Lithium-ion battery prices could rise as cost of cobalt shoots up, warn analysts

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A 26% rise in the price of cobalt over the first quarter (Q1) of the year could have serious price ramifications for lithium-ion battery producers, warn experts from Taiwanese data analysis firm, EnergyTrend.

According to new data, the cost of cobalt has reached US$95/kg, up from just $32/kg at the start of 2017 – a year that saw a 114% price increase. EnergyTrend says that this soaring cost for cobalt – of which half the world’s supply comes from the politically unstable Democratic Republic of Congo – will continue to bring price challenges to the stationary storage and electric vehicle (EV) industries, both of which are hedging their future growth on falling lithium-ion battery prices.

Cobalt’s use in such chemistries allows battery makers to increase the energy density of their products, and while new and next generation alternatives are becoming increasingly available, much of the future price reduction projections were made on the basis of cheaper raw material costs than currently.

EnergyTrend senior research manager, Duff Lu said that the increase in cobalt metal prices is “influenced by short-term speculation in the market”, which suggests that prices could come down in the near future. Cobalt costs are currently contingent on the supply side only, rather than supply and demand, Lu added.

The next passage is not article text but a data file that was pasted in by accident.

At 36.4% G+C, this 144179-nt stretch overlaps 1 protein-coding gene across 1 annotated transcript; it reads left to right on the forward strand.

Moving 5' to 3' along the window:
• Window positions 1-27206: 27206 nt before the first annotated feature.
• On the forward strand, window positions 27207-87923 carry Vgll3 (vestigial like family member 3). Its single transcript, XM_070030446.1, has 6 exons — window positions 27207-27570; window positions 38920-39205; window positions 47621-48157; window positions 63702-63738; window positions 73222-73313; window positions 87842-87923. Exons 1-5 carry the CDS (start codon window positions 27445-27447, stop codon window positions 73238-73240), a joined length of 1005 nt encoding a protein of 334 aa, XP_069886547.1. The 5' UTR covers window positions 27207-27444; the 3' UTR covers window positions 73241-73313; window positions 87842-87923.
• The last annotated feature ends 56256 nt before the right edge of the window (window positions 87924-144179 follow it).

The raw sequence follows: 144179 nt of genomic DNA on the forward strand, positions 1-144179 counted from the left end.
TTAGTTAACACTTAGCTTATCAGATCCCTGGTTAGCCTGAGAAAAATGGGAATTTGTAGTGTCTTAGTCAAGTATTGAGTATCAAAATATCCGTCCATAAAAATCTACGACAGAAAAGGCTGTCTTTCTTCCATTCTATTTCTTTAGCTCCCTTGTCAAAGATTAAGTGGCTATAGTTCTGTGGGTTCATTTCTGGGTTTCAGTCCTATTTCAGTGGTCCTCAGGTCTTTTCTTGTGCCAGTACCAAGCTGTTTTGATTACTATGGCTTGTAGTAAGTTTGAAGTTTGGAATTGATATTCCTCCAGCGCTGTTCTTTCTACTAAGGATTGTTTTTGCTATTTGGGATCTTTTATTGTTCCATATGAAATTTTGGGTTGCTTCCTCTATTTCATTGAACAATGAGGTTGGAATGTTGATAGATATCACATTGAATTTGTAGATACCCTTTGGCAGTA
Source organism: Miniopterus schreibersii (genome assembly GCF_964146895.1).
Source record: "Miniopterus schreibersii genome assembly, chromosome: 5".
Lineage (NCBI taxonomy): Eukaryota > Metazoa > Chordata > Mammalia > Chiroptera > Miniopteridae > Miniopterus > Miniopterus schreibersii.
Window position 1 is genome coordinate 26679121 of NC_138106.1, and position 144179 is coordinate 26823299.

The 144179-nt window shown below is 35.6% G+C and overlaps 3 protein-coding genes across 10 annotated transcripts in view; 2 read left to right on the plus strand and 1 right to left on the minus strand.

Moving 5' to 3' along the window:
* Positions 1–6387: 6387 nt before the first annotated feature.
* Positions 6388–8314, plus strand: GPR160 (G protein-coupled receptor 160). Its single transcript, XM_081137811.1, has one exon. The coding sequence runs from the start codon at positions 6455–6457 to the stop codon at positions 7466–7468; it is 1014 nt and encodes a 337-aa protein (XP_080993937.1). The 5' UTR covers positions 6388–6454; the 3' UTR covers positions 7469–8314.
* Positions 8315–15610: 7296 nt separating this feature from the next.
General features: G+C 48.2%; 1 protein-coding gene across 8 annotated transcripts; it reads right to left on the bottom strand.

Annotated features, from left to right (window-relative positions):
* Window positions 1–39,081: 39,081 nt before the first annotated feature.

Furthermore, second-tier, ie, smaller, battery makers do not have the bankability to secure the best prices and as such are in danger of being hit hardest by the sharp increase in cobalt’s cost, with many overly reliant on first-tier manufacturers for their cost consideration.

Lu says that this could result in a less diversified supply, stagnant innovation and less healthy competition in the market.

One workaround is for battery system makers to accelerate the development of new generation materials in their batteries. Products with a higher ratio of nickel, silicon oxide or cathode materials can be produced using less cobalt, while blended polymer solutions such as NMC and LCO batteries (where such components are mixed into the anode materials of lithium-ion batteries) may deliver around 20% lower energy density currently but represent technological development in the right direction, Lu added.

“Major battery cell suppliers like Samsung SDI, LG Chem, and Lishen have all proposed blended polymer solutions in which the portion of NMC is higher than 20%,” Lu said.

“However, swelling of the cell remains a problem for the application of NMC materials in polymer batteries. Therefore, the industry has not yet accumulated complete R&D experience. There will be a chance to see a small amount of blended polymer batteries in the market in the second half of 2018. However, if the cobalt price declines rapidly in the future, it will need further observation to find out whether the development of blended polymer solutions is valuable for the market.”